I remember when my son was first diagnosed with autism. It was hard to hear the word autism. There were so many decisions to make. Choosing therapies, education options, considering diets, programs, devices…… But there was hope at that point. I truly believed that his diagnosis gave us the power we needed to now move on head first into helping my son. I believed if we just found the right “fit,” for him, figured out how he best learned, figured out what he needed, we could and we would indeed conquer this. I believed whole heartedly that with the right amount of faith, prayer, and good old fashioned love, my son would be just fine. He would talk. He would grow. He would learn. He would overcome, and one day we would look back and say, “wow! Look what God has done for him!” I was so not prepared for what lied ahead.
I have worn out my knees in prayer over the last several years, holding steady to my faith. I believed in the power of prayer, in the power of God, in the power of healing. My son was going to be fine, my marriage was going to be fine, my family would be fine. This was just a bump in the road for us. While my faith was indeed strong, I had a complete misunderstanding of what faith truly was about and that misunderstanding has led to additional unnecessary pain.
As Christians we learn early on about the importance of faith. After all, the Bible tells us the faith as tiny as a mustard seed can move mountains. We are taught that if we just have enough faith, God will answer our prayers. I truly believed that faith meant believing and expecting God to heal my son. The problem with that idea (although it is certainly true that God often does heal and answer many prayers) is that by that reasoning, an unanswered prayer, or at least not the answer we are looking for, leaves us wondering, “is my faith not strong enough or does God not care?” Not only do we then begin to doubt ourselves, we are far too often judged by other well intentioned, yet misguided Christians, who think it is their responsibility to let us know that we should just “pray harder.”
My son is now 11, and nothing has gotten any easier. He is still considered “low verbal.” He speech is mostly limited to 2-4 word requests. “I want juice, I need blanket.” Not only has my son not been healed, but his challenges have increased. We now have the addition of panic attacks and severe anxiety. It is difficult to go anywhere at this point. Even getting him into the car can be a challenge. He bolts, he wanders, he bangs his head. He is much bigger now, and stronger, and faster, and much harder to manage. We are at the most difficult place we have ever been in our autism journey.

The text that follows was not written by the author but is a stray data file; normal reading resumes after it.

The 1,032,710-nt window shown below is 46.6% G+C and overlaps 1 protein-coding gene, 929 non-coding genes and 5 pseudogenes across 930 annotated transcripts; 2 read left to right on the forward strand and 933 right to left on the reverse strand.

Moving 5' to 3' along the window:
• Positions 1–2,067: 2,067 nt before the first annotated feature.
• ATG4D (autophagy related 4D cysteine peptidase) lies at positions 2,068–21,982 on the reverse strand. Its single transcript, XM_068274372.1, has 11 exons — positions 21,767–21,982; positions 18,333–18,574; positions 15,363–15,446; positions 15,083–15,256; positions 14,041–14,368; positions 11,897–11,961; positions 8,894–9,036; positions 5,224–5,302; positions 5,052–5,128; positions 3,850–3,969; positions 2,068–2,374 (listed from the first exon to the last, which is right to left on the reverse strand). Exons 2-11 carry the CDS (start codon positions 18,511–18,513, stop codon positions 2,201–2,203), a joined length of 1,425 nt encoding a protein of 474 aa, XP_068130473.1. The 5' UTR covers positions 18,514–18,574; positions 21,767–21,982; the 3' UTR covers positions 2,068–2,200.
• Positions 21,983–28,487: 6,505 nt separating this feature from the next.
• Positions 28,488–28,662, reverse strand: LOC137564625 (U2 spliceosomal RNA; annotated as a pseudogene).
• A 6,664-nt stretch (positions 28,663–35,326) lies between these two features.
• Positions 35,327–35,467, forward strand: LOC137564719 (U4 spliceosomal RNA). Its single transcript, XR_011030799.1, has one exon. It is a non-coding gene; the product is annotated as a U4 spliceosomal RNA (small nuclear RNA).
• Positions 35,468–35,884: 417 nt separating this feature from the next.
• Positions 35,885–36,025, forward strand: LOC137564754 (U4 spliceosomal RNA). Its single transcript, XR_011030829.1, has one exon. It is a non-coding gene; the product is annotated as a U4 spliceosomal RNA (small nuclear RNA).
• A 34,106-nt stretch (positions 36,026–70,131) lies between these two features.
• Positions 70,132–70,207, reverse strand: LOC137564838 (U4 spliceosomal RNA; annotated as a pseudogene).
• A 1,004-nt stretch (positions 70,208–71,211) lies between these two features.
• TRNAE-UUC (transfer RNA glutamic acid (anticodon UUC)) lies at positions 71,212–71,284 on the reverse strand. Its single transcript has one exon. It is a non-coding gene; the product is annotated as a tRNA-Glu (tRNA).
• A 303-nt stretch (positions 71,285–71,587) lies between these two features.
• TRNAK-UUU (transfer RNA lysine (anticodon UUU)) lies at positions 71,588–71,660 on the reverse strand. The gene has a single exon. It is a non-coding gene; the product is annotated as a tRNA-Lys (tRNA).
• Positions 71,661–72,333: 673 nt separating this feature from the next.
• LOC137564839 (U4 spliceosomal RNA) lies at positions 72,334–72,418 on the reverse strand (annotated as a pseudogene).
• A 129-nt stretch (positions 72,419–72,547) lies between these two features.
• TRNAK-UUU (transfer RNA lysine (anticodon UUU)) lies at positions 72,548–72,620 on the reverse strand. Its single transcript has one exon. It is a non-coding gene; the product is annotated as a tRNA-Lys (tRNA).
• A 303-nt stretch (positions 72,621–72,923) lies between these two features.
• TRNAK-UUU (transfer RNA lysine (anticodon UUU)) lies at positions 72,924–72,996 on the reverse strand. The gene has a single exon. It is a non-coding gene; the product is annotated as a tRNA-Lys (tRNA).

Which has lead me to question my faith, question my beliefs, question why God is not doing something, ANYTHING, in all this. It has led me to a sometimes deep, dark, and lonely place that can be hard to get out of. It has however, led to me a new understanding of what faith is, of what it truly means to trust in God.
It is easy to trust and believe when you think things are going to get easier, better. When my daughter asks me for something (that is within my power to give), it doesn’t require faith. She has learned over the years that she asks, she gets. Period. It is something she has experienced over and over, and come to expect. We often go to God with that same expectation. I ask, He gives, and many times he does. But that is not really some great act of faith, it is just something we have learned through experience.
What I am coming to finally learn, is faith, real faith, goes far beyond expecting the answer to our prayers. Faith is believing God loves us. Believing He is always by our side, guiding us. Believing in his power and his strength to get through anything that comes our way. Faith is believing God has the power to answer our prayer, but trusting Him enough to know that if He doesn’t give us the answer we seek, He is still a good and merciful, loving God. That is faith.
I am learning it takes faith to believe God CAN heal my son, but it takes a greater, deeper faith, to accept if He doesn’t. That if we must walk through the fire, we will not be alone.
It has not been an easy lesson. It is one that I must adjust to daily, but it is making me stronger. God loves me. He loves my son. He loves my family. And if we hold onto that, we can not only withstand any storm, we can thrive in it.